He stood in a defiant pose, engaged in a debate with his finance guy. He was right! I mean, this finance guy is good at numbers, but he was the industry expert right? The CEO was adamant that he would not lower the price for the product. Sure, ever since the implementation a few years ago it had not taken off as much as they hoped. And sure, the sales have dipped quite dramatically over the last 12 months. But he didn’t want to devalue the product! This was a high-quality product and so it should be worth a premium price!

The finance guy saw he should step lightly. The CEO was a man who was very smart, but also known to hold his own counsel. So he explained it from the customer’s perspective; “Sure, this product is great! In fact, it is a premium product! But let’s think about this from our customer’s perspective – it is a little-known alternative to a well-known product. In fact, we are charging a 150% premium on it over the well-known item! Our customers are hesitant to buy and it’s absolutely hurting our bottom line!”

The CEO was dealing with 2 major issues – ego and how he perceived the product. While ego is a very common issue in business, the more common issue is actually the latter – an inability to see things like your customers. Whether in product development, pricing, customer service, or in delivery, it is absolutely vital to think like the customer.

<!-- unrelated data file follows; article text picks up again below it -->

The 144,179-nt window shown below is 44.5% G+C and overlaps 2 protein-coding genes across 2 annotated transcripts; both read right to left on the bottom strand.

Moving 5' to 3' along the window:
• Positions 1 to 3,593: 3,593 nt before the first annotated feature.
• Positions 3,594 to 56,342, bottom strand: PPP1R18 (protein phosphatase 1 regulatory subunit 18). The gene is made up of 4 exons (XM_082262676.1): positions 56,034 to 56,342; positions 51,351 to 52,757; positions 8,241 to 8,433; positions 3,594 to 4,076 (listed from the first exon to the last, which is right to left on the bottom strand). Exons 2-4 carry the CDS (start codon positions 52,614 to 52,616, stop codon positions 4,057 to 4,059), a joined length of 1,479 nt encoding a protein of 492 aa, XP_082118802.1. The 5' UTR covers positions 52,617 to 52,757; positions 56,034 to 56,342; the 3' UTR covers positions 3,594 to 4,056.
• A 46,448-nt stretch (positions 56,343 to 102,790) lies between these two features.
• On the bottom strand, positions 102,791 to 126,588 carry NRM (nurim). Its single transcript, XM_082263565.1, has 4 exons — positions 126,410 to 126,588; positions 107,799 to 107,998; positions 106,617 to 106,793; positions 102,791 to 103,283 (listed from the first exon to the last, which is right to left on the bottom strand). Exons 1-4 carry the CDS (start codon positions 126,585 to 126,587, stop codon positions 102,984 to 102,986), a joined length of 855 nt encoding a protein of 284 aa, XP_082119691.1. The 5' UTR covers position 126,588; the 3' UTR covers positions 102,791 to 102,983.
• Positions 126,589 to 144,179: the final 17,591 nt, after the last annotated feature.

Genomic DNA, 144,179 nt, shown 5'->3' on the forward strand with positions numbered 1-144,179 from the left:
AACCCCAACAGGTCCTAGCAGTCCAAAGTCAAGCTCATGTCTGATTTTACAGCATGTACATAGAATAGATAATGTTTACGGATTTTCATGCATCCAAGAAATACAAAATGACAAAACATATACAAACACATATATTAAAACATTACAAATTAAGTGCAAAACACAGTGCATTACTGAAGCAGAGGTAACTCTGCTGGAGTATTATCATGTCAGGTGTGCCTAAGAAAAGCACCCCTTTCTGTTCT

When a business sets its price, it needs to be conscious of four major external factors that will affect its sales: complements, disposable income, seasonal movements and competition (which can be broken down into 2 areas: direct competition and substitutes). The only way for a business to fully account for all these factors is to take a step back from how “awesome” they think their product is and think like the person who is actually spending the money.

Ultimately the CEO agreed that the best solution was to drop the price. Not a massive drop, but enough to make it comparable in price to its substitutes. The result was more than doubling the sales volume and, more importantly, an overall increase in profit from the item. The company was lucky that this product contributed a small amount to the bottom line. If it wasn’t, the inability to think like the customer might have sunk the whole company.